The transatlantic riddle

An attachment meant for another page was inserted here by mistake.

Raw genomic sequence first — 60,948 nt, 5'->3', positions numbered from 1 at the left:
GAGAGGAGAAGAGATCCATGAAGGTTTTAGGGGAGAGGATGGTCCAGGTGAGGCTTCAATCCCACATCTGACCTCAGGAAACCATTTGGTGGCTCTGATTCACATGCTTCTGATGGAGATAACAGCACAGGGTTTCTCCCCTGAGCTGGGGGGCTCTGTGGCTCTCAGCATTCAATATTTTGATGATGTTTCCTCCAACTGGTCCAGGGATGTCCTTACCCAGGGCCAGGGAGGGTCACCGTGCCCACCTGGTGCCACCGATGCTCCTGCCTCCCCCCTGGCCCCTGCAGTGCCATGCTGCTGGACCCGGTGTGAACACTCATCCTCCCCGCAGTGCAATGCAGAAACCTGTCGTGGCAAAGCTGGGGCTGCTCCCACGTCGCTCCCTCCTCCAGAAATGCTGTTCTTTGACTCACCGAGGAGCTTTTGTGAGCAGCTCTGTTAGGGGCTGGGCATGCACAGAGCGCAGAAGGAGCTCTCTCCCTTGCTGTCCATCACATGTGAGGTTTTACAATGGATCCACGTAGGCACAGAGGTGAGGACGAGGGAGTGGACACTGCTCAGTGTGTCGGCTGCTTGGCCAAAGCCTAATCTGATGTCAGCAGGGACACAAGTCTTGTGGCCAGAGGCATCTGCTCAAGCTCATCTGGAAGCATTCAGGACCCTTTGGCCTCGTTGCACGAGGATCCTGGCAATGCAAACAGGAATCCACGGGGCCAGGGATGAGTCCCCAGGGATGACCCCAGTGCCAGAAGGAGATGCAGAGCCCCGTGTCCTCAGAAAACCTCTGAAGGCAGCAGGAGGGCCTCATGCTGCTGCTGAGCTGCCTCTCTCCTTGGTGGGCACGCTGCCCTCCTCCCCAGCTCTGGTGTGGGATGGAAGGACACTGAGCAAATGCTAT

Many compare the relationship between Europe and the USA to that of a badly matched couple who are in constant conflict – due to their difference in age, lack of adaptability to the needs and desires of the other, lack of cooperation in matters of crucial significance, but also diametrically opposed approach to their lives – but who still, theoretically at least, continue to invest in the relationship. Just one day before the US elections, transatlantic ties are touch-and-go. No one can predict the extent to which the outcome of the contest will result in a smoothing-out of differences on matters of international significance. In any case, it’s unlikely to be an easy ride. Assessments of the scale of the crisis in transatlantic relations vary. The British writer Timothy Garton Ash, in his most recent book «Why a Crisis of the West Reveals the Opportunity of Our Time,» maintains that the political, economic, social and ideological differences between the EU and the US are much lesser than suggested by those who fear the worst. Ash maintains that it would be a foolish mistake to adopt the view that Europe is culturally superior to the US or that the US represents the only model of democracy, stressing that Europeans and Americans alike derive their political ambitions from the same source, that of the European Enlightenment. However, such wishful thinking is not easily transferable to the harsh circumstances of the real world. An informative meeting with a US delegation in Brussels last week gave me the opportunity to listen to positive and negative opinions about transatlantic relations from the horse’s mouth. The US officials who sat down to talk with a small team of European journalists started off by trying to paint a rosy picture of transatlantic ties. «We won the Cold War, Europe is prospering, the free market economy has spread to the countries of the former Soviet bloc and we have developed stability mechanisms. So, our relationship is not as bad as some people make out,» officials maintained, giving us the impression that the romance has just begun. But after a while, one by one, the enduring problems started to surface – problems that will become veritable political footballs following the elections. Iraq, and European reactions to it, terrorism, the Middle East deadlock, the growing power of China, Iran’s nuclear weapons, Russia and the countries in its soft underbelly – these are just some of the problem areas in transatlantic relations where the potential for agreement is unclear. The day after the US election will find Europe focused on making a success of enlargement and exhibiting a growth of anti-Americanism as it powerlessly observes the limitation of the powers of the Franco-German axis; it will find it worrying about an economic slump and possibly contemplating the first European Parliament revolt. Meanwhile, the USA will be trying out the different tendencies of a foreign policy that started with President Jefferson… Given the above, and in view of the fact that the crisis in Iraq has changed America’s priorities, while also offering Europe a chance to achieve emancipation, the West now needs to surpass itself. It must accept that its great aspirations can only be achieved as part of a transatlantic relationship.